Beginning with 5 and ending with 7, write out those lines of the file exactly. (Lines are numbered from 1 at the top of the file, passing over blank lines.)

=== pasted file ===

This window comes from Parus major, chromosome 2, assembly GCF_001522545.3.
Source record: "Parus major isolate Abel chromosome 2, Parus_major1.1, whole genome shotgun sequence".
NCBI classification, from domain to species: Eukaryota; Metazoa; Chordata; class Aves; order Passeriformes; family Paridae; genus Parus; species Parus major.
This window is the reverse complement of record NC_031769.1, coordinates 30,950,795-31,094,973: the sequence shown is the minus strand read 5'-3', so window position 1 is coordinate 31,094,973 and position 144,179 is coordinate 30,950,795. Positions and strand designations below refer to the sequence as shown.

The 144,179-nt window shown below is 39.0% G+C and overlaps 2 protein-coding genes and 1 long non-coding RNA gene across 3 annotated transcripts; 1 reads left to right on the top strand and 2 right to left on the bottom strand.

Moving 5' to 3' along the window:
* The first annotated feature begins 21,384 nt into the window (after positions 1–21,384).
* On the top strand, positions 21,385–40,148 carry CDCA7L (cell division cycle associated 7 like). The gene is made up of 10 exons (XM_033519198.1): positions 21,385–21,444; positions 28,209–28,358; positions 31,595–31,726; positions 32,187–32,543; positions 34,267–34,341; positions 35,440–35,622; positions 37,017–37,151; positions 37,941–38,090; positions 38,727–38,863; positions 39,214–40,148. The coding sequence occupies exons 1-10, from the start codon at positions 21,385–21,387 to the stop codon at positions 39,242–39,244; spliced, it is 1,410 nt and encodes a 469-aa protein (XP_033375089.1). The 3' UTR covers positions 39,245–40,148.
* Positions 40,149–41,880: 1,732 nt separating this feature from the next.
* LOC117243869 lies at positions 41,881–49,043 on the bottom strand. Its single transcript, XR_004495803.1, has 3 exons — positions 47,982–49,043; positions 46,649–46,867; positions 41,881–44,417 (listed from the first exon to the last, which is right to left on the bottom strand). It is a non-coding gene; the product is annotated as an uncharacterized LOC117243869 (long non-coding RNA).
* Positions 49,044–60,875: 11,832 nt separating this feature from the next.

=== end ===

The 144,179-nt window shown below is 39.0% G+C and overlaps 2 protein-coding genes and 1 long non-coding RNA gene across 3 annotated transcripts; 1 reads left to right on the top strand and 2 right to left on the bottom strand.

Moving 5' to 3' along the window:
* The first annotated feature begins 21,384 nt into the window (after positions 1–21,384).